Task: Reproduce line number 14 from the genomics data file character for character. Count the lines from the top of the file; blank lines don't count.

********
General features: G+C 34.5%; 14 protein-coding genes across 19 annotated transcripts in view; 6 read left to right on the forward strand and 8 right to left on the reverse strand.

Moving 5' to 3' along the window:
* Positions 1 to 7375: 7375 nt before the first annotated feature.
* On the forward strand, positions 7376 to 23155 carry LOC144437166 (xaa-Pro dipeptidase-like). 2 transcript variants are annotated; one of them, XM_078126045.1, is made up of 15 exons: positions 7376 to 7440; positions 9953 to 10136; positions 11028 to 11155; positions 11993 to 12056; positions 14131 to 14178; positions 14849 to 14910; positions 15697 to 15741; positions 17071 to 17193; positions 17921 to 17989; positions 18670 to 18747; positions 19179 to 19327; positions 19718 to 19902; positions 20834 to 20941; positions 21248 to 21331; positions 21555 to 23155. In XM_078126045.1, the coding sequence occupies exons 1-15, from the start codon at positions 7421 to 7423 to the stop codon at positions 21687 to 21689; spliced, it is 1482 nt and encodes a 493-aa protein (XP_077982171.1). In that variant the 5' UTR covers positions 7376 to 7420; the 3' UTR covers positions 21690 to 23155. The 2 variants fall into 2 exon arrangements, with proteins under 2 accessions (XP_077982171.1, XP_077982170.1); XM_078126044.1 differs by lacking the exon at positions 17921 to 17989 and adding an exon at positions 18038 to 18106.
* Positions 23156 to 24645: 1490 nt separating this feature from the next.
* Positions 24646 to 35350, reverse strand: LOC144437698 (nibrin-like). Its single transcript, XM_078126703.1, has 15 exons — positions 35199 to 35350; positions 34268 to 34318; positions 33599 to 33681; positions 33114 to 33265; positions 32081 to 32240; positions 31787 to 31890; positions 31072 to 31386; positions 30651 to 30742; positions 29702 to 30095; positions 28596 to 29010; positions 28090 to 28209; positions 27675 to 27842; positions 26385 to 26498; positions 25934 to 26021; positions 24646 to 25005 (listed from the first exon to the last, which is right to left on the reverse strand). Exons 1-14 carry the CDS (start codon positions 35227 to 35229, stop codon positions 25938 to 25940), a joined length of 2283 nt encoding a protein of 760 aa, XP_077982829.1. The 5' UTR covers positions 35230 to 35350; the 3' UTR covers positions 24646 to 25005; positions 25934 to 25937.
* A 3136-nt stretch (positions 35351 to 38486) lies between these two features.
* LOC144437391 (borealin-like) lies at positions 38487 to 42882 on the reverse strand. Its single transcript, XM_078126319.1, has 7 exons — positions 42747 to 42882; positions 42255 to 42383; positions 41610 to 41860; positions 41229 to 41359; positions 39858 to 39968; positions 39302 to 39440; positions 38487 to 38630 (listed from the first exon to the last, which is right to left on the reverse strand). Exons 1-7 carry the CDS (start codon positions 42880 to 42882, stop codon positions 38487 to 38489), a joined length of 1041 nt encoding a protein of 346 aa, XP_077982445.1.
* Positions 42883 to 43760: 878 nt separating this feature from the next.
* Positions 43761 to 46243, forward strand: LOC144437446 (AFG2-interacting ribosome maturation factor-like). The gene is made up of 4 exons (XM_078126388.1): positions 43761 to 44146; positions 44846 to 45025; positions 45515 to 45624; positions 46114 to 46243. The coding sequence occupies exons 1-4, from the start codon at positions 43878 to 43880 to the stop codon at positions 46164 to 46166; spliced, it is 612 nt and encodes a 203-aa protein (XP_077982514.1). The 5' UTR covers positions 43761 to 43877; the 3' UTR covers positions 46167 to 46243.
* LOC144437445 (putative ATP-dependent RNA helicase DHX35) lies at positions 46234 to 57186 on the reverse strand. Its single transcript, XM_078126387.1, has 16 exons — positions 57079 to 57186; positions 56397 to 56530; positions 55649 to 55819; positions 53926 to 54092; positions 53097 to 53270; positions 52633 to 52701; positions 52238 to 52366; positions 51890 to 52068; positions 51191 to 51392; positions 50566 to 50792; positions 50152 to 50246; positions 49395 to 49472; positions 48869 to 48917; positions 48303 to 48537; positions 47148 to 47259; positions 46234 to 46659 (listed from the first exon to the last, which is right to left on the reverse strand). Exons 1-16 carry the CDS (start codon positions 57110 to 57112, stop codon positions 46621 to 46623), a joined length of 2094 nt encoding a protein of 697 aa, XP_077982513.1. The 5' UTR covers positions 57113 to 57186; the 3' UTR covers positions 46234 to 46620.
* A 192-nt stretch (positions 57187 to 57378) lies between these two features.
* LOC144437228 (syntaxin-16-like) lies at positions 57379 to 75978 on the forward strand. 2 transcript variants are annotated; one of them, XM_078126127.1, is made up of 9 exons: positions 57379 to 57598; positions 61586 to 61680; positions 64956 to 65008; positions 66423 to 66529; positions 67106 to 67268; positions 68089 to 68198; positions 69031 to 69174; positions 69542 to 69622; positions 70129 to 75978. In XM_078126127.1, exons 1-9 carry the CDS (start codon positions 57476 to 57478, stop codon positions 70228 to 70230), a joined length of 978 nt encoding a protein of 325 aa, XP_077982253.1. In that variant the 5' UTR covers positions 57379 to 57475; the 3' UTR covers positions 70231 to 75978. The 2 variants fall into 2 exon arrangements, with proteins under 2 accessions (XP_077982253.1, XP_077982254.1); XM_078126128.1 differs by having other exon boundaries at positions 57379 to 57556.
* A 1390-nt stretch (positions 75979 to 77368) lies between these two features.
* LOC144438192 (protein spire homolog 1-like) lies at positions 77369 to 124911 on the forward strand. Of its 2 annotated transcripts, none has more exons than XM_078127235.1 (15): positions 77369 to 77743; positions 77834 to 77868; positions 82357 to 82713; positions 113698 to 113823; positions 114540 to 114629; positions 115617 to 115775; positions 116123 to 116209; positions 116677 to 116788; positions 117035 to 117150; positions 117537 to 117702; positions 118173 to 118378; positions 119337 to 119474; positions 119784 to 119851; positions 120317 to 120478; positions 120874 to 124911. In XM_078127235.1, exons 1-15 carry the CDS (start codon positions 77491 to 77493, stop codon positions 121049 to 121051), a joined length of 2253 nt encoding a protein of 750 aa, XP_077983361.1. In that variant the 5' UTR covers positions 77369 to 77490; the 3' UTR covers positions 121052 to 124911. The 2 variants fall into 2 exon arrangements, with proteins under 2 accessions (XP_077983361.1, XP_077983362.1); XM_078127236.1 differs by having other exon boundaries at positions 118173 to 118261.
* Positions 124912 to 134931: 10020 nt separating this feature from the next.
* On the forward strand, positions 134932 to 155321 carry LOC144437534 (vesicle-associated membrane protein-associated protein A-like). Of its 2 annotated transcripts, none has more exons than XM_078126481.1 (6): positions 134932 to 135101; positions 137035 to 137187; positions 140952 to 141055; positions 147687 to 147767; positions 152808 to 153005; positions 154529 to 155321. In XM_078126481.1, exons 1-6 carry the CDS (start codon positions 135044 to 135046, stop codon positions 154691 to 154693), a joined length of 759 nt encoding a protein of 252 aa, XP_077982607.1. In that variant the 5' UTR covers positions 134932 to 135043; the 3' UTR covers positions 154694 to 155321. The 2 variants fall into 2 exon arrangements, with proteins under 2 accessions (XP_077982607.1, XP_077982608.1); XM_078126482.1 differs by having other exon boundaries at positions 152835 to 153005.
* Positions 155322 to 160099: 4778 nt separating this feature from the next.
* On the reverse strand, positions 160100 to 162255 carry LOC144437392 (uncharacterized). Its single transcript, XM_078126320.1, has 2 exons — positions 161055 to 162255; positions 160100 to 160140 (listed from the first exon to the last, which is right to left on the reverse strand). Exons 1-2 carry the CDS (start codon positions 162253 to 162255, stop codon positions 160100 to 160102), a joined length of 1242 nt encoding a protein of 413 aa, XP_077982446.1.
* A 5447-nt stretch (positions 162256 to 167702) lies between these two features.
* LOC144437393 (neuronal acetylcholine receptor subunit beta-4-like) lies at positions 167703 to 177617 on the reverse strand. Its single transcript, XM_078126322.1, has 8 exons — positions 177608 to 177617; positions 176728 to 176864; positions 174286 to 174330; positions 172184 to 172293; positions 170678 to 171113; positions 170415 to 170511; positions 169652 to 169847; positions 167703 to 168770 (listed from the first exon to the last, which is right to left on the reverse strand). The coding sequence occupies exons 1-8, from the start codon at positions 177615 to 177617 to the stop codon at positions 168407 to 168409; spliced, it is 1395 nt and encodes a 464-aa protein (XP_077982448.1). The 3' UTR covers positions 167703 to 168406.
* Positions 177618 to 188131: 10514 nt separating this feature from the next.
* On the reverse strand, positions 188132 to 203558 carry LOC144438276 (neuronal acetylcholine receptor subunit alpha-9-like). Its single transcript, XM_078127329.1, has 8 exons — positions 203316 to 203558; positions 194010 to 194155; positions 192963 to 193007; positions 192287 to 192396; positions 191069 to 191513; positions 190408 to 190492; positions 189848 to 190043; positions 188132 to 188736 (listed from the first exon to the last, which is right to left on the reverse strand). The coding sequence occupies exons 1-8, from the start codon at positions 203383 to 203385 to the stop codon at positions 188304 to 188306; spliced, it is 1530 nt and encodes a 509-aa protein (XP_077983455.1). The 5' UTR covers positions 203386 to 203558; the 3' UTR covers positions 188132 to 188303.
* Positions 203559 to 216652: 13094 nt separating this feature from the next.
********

* A 1390-nt stretch (positions 75979 to 77368) lies between these two features.